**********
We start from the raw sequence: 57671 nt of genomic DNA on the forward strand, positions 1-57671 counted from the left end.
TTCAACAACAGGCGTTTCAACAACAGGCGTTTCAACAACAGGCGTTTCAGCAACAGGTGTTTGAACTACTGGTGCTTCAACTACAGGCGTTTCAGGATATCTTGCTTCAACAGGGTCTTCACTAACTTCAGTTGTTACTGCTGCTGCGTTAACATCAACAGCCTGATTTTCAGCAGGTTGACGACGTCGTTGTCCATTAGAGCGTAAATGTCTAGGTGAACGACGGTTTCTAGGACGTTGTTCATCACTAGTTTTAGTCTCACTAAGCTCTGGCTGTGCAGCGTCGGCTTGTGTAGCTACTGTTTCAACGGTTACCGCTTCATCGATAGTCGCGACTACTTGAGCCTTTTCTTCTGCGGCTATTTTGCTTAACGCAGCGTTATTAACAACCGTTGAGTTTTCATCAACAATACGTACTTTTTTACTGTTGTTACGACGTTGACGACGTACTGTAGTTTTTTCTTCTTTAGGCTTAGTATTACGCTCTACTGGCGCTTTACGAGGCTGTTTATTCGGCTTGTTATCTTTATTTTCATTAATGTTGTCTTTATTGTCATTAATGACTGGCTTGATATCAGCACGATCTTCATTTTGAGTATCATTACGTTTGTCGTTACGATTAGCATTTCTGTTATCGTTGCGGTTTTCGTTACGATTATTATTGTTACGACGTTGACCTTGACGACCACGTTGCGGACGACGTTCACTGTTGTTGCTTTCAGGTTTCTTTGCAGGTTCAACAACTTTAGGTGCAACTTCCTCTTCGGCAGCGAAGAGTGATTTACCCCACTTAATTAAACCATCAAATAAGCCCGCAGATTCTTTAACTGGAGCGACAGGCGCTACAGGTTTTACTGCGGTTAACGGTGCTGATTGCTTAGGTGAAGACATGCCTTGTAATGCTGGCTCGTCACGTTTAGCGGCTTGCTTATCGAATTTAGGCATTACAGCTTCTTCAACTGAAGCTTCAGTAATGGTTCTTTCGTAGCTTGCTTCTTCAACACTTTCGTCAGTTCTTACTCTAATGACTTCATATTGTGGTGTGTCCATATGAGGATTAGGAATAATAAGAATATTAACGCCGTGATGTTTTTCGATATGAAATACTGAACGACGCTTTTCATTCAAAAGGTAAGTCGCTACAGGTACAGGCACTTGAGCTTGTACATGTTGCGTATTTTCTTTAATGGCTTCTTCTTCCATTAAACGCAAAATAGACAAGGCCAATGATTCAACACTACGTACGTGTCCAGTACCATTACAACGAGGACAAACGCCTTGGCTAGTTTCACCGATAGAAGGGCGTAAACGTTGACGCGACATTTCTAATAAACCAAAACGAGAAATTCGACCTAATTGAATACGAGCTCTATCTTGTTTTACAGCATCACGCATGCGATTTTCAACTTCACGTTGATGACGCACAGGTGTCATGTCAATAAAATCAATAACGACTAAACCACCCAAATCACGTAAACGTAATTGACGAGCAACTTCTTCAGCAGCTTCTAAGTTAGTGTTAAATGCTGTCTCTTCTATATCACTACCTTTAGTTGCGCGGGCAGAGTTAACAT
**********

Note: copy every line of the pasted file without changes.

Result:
We start from the raw sequence: 57671 nt of genomic DNA on the forward strand, positions 1-57671 counted from the left end.
TTCAACAACAGGCGTTTCAACAACAGGCGTTTCAACAACAGGCGTTTCAGCAACAGGTGTTTGAACTACTGGTGCTTCAACTACAGGCGTTTCAGGATATCTTGCTTCAACAGGGTCTTCACTAACTTCAGTTGTTACTGCTGCTGCGTTAACATCAACAGCCTGATTTTCAGCAGGTTGACGACGTCGTTGTCCATTAGAGCGTAAATGTCTAGGTGAACGACGGTTTCTAGGACGTTGTTCATCACTAGTTTTAGTCTCACTAAGCTCTGGCTGTGCAGCGTCGGCTTGTGTAGCTACTGTTTCAACGGTTACCGCTTCATCGATAGTCGCGACTACTTGAGCCTTTTCTTCTGCGGCTATTTTGCTTAACGCAGCGTTATTAACAACCGTTGAGTTTTCATCAACAATACGTACTTTTTTACTGTTGTTACGACGTTGACGACGTACTGTAGTTTTTTCTTCTTTAGGCTTAGTATTACGCTCTACTGGCGCTTTACGAGGCTGTTTATTCGGCTTGTTATCTTTATTTTCATTAATGTTGTCTTTATTGTCATTAATGACTGGCTTGATATCAGCACGATCTTCATTTTGAGTATCATTACGTTTGTCGTTACGATTAGCATTTCTGTTATCGTTGCGGTTTTCGTTACGATTATTATTGTTACGACGTTGACCTTGACGACCACGTTGCGGACGACGTTCACTGTTGTTGCTTTCAGGTTTCTTTGCAGGTTCAACAACTTTAGGTGCAACTTCCTCTTCGGCAGCGAAGAGTGATTTACCCCACTTAATTAAACCATCAAATAAGCCCGCAGATTCTTTAACTGGAGCGACAGGCGCTACAGGTTTTACTGCGGTTAACGGTGCTGATTGCTTAGGTGAAGACATGCCTTGTAATGCTGGCTCGTCACGTTTAGCGGCTTGCTTATCGAATTTAGGCATTACAGCTTCTTCAACTGAAGCTTCAGTAATGGTTCTTTCGTAGCTTGCTTCTTCAACACTTTCGTCAGTTCTTACTCTAATGACTTCATATTGTGGTGTGTCCATATGAGGATTAGGAATAATAAGAATATTAACGCCGTGATGTTTTTCGATATGAAATACTGAACGACGCTTTTCATTCAAAAGGTAAGTCGCTACAGGTACAGGCACTTGAGCTTGTACATGTTGCGTATTTTCTTTAATGGCTTCTTCTTCCATTAAACGCAAAATAGACAAGGCCAATGATTCAACACTACGTACGTGTCCAGTACCATTACAACGAGGACAAACGCCTTGGCTAGTTTCACCGATAGAAGGGCGTAAACGTTGACGCGACATTTCTAATAAACCAAAACGAGAAATTCGACCTAATTGAATACGAGCTCTATCTTGTTTTACAGCATCACGCATGCGATTTTCAACTTCACGTTGATGACGCACAGGTGTCATGTCAATAAAATCAATAACGACTAAACCACCCAAATCACGTAAACGTAATTGACGAGCAACTTCTTCAGCAGCTTCTAAGTTAGTGTTAAATGCTGTCTCTTCTATATCACTACCTTTAGTTGCGCGGGCAGAGTTAACAT